Worth Bagley Memorial, Oakwood Cemetery, Raleigh
J.F. Manning and Co., Washington, D.C., Designer
Louis Amaties, Washington, D.C., Foundry
Paul E. Cabaret Foundry, New York, N.Y., Foundry
The memorial made of medium dark Quincy granite is dedicated to Ensign Worth Bagley the first U.S. line officer to be killed in action during the Spanish American War. The marker stands on a single rusticated stone base and the sections above the base are polished. The total height is almost 8 feet. The front bears a bronze medallion of Bagley and is inscribed only with his name and birth and death dates. A large bronze plaque outlining his naval career adorns the rear of the monument.
Bronze Plaque: WORTH BAGLEY / ENSIGN UNITED STATES NAVY /THE FIRST AMERICAN OFFICER
/ AND ONLY LINE OFFICER OF THE NAVY / WHO FELL IN / THE SPANISH-AMERICAN WAR /
KILLED ON BOARD / THE U.S. TORPEDO BOAT WINSLOW / DURING THE BOMBARDMENT / AT
CARDENAS, CUBA, MAY 11, 1889 / SON OF WILLIAM HENRY BAGLEY / AND ADELAIDE WORTH
BAGLEY / BORN IN RALEIGH N.C. APRIL 6, 1874 / APPOINTED CADET U.S. NAVAL ACADEMY /
JULY 1, 1889 / COMMISSIONED ENSIGN U.S. NAVY / JULY 7, 1897 / “AND THUS THIS MAN DIED,
LEAVING HIS DEATH / FOR AN EXAMPLE OF A NOBLE COURAGE / AND A MEMORY OF VIRTUE
NOT ONLY UNTO YOUNG MEN, BUT UNTO ALL HIS NATION.” / SECOND MACCABEES, 6:31
Monument Front: WORTH BAGLEY / 1874 – 1898
July 24, 1903 (monument completed)
35.784890 , -78.626760 View in Geobrowse
"May 11,1898 - The Death of Ensign Worth Bagley," UNC University Libraries: This Month in North Carolina History, (accessed July 5, 2011) Link
Carroll, Grady L. E. "Bagley, Worth, 6 Apr. 1874–11 May 1898," NCPedia.org, (accessed November 6, 2015) Link
Daniels, Josephus. The First Fallen Hero, a Biographical Sketch of Worth Bagley, Ensign, USN, (Norfolk, VA: Sam W. Bowman, 1898) Link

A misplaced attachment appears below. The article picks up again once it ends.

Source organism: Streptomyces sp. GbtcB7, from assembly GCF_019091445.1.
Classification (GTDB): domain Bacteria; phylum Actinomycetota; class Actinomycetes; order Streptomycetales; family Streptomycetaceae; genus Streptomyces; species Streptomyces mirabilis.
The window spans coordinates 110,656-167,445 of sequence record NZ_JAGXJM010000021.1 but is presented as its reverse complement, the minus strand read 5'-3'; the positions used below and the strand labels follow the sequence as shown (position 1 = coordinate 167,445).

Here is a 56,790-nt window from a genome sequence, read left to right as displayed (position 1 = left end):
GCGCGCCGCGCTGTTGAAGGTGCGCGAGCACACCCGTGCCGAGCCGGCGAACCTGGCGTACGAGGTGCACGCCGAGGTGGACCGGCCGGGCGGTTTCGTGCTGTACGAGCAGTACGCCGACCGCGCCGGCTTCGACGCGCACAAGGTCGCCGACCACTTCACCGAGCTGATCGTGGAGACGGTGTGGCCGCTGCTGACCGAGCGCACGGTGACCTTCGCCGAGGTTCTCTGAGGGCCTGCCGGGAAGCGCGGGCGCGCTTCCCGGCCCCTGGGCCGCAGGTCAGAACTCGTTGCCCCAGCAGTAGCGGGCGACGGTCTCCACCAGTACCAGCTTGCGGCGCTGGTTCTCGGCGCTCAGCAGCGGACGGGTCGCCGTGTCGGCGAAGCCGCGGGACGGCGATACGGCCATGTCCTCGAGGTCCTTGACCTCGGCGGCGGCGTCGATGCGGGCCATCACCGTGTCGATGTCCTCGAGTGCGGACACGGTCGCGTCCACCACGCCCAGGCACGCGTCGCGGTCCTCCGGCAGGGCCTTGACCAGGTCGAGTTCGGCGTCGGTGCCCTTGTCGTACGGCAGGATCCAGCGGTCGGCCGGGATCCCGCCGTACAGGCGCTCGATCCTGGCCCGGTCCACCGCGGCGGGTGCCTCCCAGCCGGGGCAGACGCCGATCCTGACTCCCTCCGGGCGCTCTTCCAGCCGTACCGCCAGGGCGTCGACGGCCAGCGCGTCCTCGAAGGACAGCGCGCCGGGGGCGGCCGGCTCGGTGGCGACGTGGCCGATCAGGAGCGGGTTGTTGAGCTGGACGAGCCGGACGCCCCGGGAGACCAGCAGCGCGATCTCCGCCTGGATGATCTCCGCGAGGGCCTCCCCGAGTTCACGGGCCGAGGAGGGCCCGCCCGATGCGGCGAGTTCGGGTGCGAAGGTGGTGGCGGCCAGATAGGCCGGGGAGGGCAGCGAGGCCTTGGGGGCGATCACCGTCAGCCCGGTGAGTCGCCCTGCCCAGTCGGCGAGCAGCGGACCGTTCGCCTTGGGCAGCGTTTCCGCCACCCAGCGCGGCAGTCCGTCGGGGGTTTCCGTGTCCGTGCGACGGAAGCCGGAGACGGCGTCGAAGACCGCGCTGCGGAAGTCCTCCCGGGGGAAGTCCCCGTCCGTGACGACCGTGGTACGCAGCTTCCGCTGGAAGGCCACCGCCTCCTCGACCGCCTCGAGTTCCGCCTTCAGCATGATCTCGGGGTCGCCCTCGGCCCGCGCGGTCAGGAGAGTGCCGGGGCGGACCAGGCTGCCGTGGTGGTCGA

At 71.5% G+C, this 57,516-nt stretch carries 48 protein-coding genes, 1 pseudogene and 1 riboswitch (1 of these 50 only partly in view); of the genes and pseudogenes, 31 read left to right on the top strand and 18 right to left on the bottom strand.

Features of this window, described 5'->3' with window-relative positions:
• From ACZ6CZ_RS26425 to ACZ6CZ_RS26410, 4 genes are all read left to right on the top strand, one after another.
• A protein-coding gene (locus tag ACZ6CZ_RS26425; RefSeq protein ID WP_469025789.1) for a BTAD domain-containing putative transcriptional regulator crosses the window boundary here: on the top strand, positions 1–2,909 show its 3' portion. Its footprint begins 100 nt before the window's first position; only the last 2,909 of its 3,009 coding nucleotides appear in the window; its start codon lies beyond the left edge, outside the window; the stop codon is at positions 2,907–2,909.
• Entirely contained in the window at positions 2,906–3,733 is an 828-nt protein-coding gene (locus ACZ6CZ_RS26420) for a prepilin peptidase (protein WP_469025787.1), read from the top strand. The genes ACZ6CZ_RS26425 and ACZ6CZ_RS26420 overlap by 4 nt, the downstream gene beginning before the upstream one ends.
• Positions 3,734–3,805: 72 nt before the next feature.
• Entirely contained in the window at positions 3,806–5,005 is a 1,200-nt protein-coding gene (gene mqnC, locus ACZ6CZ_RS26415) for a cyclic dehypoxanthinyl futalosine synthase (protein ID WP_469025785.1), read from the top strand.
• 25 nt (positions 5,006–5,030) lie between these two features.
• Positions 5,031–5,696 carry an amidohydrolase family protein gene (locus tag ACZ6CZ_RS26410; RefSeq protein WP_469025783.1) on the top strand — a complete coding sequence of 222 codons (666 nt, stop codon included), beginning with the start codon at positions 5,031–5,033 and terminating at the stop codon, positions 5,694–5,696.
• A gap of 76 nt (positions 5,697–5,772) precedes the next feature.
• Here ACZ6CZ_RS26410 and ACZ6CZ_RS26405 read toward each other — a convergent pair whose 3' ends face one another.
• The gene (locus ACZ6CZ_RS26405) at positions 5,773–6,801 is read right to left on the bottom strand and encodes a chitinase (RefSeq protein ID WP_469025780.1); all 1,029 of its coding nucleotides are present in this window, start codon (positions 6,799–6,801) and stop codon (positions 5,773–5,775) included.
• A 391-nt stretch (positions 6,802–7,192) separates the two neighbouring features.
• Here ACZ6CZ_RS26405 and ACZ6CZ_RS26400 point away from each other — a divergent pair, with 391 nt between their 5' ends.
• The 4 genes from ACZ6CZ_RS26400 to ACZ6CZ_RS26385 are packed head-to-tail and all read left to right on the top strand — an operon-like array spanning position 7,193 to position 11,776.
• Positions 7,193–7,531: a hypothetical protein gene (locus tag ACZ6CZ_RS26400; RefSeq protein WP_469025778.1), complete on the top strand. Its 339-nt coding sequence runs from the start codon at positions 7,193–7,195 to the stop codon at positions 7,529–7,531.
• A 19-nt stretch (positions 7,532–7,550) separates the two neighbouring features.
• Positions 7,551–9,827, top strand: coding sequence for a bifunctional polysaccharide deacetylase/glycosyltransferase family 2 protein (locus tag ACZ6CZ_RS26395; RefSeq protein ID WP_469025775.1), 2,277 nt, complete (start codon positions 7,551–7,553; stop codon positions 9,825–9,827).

Historic Oakwood Cemetery, http://historicoakwoodcemetery.org (accessed May 19, 2015) Link
“Two Beautiful Monuments,” News and Observer (Raleigh, NC), July 26, 1903, 1
“Worth Bagley Monument, Raleigh, N.C.,” The Monumental News 16, (1904), 107 (accessed November 4, 2015) Link
“Worth Bagley, Ensign United States Navy,” The Historical Marker Database, HMdb.org, (accessed November 4, 2015) Link
The monument was placed by Worth Bagley’s mother, Adelaide Worth Bagley.
News reports note that Worth Bagley’s mother visited Raleigh while the monument was under construction and left after its completion.
Worth Bagley was born in Raleigh, NC in 1874 to a prominent Raleigh family. He was a naval officer aboard the USS Winslow during the Spanish-American War. As the first soldier to die during this conflict on May 11, 1898, he became the war’s first national hero. His death in Cuba also was perceived to be a testament to the sectional reconciliation after the Civil War; he was a white son of the South who wore the uniform of the reunited nation three decades after the Civil War.
Bronze bust is created by Louis Amaties, Washington, D.C. Casting of bronze bust is done by Paul E. Cabaret Foundry, New York, N.Y. Contractor: J.F. Manning and Co., Washington, D.C.
The bronze monument to Worth Bagley stands on the grounds of the North Carolina State Capitol in Raleigh on the west side of the building.
Historic Oakwood Cemetery was founded in 1869 in North Carolina's capital, Raleigh, near the North Carolina State Capitol in the city's Historic Oakwood neighborhood. Annual Confederate Memorial Day services are held at the Oakwood Cemetery each May.
The memorial is located in Historic Oakwood Cemetery, at 701 Oakwood Ave, Raleigh, NC 27601. It stands at the intersection of Oakwood Avenue and Linden Avenue, in Christ Church Section, Lot 1 of Oakwood Cemetery. Monuments in the Confederate section of the cemetery include Memorial Arch, House of Memory, Confederate Monument, Memorial Wall, Gettysburg Memorial, Colonel McLeod Turner Monument, Col. Burgwyn Monument, General George Anderson Monument, CSS H.L. Hunley Submarine Memorial, Randolph Shotwell Memorial, Arlington Dead Marker and the Civil War Sesquicentennial Marker. The memorial to William Ruffin Cox is also located outside the Confederate section.
The memorial is surrounded by grave markers and monuments.
The Oakwood Cemetery continues to serve for Confederate Memorial Services each Memorial Day.